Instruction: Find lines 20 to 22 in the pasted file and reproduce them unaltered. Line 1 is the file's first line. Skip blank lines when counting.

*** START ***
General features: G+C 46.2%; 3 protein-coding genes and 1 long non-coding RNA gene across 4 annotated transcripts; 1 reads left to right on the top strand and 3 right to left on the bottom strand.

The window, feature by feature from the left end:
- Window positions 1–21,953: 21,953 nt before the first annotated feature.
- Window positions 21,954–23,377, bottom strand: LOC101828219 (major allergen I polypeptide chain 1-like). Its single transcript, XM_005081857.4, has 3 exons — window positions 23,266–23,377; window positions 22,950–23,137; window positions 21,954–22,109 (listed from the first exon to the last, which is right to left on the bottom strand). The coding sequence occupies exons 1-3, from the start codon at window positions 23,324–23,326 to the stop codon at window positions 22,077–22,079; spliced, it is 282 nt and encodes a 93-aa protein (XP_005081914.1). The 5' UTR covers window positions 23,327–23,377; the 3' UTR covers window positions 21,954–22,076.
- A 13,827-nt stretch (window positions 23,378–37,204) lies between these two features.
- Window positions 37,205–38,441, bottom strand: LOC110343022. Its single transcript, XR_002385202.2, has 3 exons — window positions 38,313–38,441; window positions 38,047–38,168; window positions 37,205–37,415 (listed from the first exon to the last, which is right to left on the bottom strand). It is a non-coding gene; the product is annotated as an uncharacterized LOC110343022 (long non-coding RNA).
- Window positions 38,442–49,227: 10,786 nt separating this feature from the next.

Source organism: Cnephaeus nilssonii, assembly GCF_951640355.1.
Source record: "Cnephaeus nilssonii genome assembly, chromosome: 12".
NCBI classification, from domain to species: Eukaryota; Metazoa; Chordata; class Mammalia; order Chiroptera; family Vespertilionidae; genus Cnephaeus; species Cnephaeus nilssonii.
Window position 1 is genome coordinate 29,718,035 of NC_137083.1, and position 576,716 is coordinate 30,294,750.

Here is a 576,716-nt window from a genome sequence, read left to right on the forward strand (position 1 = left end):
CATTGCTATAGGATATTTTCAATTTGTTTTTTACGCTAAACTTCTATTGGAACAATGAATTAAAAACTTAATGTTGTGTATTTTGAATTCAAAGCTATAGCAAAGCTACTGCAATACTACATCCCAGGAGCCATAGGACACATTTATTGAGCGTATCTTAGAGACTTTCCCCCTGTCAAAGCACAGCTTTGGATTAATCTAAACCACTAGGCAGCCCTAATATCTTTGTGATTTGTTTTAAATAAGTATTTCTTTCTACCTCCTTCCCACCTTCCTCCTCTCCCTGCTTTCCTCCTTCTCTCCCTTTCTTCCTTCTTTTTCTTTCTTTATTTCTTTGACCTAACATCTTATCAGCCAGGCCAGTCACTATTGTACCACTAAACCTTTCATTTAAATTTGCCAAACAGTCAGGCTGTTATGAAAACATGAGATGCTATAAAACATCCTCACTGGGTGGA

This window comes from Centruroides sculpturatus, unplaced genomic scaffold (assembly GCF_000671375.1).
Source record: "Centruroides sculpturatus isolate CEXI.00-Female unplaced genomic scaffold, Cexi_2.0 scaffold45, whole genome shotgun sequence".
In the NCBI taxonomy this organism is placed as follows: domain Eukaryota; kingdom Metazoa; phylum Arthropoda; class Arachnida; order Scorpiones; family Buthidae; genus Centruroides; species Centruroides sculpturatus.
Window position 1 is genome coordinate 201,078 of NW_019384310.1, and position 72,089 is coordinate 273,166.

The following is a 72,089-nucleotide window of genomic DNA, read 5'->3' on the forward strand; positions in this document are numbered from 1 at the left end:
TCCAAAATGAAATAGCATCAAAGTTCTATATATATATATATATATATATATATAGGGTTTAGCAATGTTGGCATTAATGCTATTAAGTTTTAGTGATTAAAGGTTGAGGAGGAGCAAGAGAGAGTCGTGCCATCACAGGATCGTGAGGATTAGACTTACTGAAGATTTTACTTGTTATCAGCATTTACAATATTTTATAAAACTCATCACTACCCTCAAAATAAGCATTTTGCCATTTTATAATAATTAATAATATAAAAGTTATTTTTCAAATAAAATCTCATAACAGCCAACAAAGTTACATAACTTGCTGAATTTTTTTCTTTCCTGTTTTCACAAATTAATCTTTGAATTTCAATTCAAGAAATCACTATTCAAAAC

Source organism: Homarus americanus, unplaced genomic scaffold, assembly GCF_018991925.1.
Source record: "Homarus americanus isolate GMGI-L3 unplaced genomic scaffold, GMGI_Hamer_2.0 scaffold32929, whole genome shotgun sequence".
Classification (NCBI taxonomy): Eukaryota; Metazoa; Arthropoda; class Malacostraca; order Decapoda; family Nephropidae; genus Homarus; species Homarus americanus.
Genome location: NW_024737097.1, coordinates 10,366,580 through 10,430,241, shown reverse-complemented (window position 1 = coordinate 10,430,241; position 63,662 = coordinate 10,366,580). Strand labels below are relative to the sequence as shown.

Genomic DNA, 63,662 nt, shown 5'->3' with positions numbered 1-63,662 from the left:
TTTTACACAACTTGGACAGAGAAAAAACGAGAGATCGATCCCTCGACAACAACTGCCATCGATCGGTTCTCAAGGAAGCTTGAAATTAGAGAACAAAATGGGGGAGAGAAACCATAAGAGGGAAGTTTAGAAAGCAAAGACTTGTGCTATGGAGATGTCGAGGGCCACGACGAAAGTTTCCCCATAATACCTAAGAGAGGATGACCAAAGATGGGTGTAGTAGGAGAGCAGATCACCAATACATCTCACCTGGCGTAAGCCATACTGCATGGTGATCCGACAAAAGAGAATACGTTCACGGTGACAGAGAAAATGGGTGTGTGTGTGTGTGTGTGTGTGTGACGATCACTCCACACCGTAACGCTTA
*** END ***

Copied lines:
Source organism: Homarus americanus, unplaced genomic scaffold, assembly GCF_018991925.1.
Source record: "Homarus americanus isolate GMGI-L3 unplaced genomic scaffold, GMGI_Hamer_2.0 scaffold32929, whole genome shotgun sequence".
Classification (NCBI taxonomy): Eukaryota; Metazoa; Arthropoda; class Malacostraca; order Decapoda; family Nephropidae; genus Homarus; species Homarus americanus.